Acceleration Performance – EXAMPLE
John Doe takes 3 Dual Enrollment courses; 2 AP exams; and 1 industry certification exam. Here are his results:
Accelerated Course
Score/Grade
Successful Completion
Dual Enrollment Course 1
“C”
1
Dual Enrollment Course 2
“C”
1
Dual Enrollment Course 3
“D”
0
AP Exam 1
2
0
AP Exam 2 (in English)
4
2
Industry Certification Exam
Passed
1
Total Successful Completions
5
His Weight in the Formula
1.40
New Component #3:
Postsecondary Readiness
Proposed Calculation
Numerator
Denominator
Number of students scoring “ready” on SAT, ACT, and/or CPT any time during their high school careers
On-time high school graduates who scored a Level 3 or higher on the 10th Grade FCAT in Reading or Mathematics (depending on component)
Separate Measures for Reading and Math.
If student takes multiple tests (ACT, SAT, or CPT), the student’s highest score by subtest is used.
The scores used to define “ready” are set in State Board of Education Rule 6A-10.0315, F.A.C.
This measure will be based on all on-time standard high school graduates beginning no later than 2011-12.
New Component #4:
Graduation Rate for At-Risk Students
Track the 4-year high school graduation rate of students who scored a Level 2 or lower on both FCAT Reading and Mathematics in 8^{th} Grade.
If a school does not have at least 10 students in that subgroup, the school’s overall graduation rate will be substituted for this measure.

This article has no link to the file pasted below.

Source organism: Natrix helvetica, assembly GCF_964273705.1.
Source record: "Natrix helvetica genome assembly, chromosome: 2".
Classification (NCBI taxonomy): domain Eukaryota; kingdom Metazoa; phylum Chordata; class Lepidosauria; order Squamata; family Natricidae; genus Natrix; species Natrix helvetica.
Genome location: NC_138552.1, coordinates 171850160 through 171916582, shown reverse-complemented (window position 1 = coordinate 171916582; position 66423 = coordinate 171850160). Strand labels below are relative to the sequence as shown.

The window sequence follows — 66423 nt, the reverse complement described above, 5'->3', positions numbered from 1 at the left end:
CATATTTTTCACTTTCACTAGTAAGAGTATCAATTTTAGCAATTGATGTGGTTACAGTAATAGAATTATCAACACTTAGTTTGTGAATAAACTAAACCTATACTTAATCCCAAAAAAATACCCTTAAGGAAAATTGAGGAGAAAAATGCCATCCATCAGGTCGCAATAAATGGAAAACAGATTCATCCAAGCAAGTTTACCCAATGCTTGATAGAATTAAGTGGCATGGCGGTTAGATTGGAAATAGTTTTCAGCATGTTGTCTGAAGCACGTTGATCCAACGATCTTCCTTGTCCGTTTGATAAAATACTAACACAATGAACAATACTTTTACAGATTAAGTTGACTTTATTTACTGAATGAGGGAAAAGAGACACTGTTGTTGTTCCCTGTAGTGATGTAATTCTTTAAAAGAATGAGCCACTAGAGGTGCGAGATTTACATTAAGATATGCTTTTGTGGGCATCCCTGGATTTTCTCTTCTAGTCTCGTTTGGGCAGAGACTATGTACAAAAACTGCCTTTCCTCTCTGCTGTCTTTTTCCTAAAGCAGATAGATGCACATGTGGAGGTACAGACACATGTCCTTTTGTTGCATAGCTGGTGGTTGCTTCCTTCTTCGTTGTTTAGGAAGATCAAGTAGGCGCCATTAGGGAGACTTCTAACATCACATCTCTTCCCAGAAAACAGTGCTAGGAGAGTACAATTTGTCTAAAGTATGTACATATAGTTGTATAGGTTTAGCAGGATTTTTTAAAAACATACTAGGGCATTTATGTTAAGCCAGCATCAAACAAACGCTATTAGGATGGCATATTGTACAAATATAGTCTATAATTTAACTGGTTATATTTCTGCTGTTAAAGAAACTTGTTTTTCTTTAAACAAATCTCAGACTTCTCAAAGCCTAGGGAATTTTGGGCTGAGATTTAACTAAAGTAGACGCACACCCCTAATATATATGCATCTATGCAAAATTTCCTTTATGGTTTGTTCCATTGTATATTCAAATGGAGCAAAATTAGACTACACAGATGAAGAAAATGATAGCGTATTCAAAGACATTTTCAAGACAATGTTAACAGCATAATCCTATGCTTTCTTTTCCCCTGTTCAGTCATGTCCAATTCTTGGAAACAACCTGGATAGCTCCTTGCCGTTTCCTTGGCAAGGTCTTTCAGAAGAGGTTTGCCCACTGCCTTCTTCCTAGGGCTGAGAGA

New Component #5:
Growth or Decline in components
Schools earn an escalating number of points based on the magnitude of their improvement.
Additional points would be awarded based on the number of points the school improved (growth from prior year); up to 20 additional points.
Schools will lose 5 points if a component declines by at least 10 percentage points.
EXAMPLES
GROWTH: A school’s acceleration performance improves from 25% to 32%; the school earns an additional 7 points resulting in a total of 39 points (32 + 7).
DECLINE: A school’s acceleration performance declines from 30% to 20%; the school would lose an additional 5 points resulting in a total of 15 points (20 – 5).
Additional Requirement – At-Risk Graduation Rate
Law stipulates that in order for a school that earns enough points for an “A” to be awarded an “A”, the school’s at-risk graduation rate must meet a certain threshold to ensure “adequate progress.”
Recommended Threshold:
75%; or
1 percentage point improvement over the prior year if percentage is within 10 points of the target
5 percentage point improvement over the prior year if percentage is beyond 10 points of the target
This requirement is akin to the current learning gains requirement for the Low 25%.
New High School Grade
50% on FCAT Components
800 Points Possible
50% on New High School Components
800 Points Possible
TOTAL POINTS (FCAT + New High School Components)
1600 Points Possible
Grade Scale
A >= 1050
B 990 to 1049
C 870 to 989
D 790 to 869
F < 790
FCAT Components (50% of the Grade)
READING
MATH
WRITING
SCIENCE
Performance
100 possible pts.
Performance
100 possible pts.
Performance
100 possible pts.
Performance
100 possible pts.
Learning Gains
100 possible pts.
Learning Gains
100 possible pts.
TOTAL FCAT POINTS
800 POINTS
Learning Gains of Lowest 25%
100 possible pts.
Learning Gains of Lowest 25%
100 possible pts.
PLUS 11^{th} and 12^{th} grade retakes for possible bonus points (10) – High schools earn ten bonus points when half of all 11^{th} and 12^{th} graders retaking the FCAT meet the graduation requirement.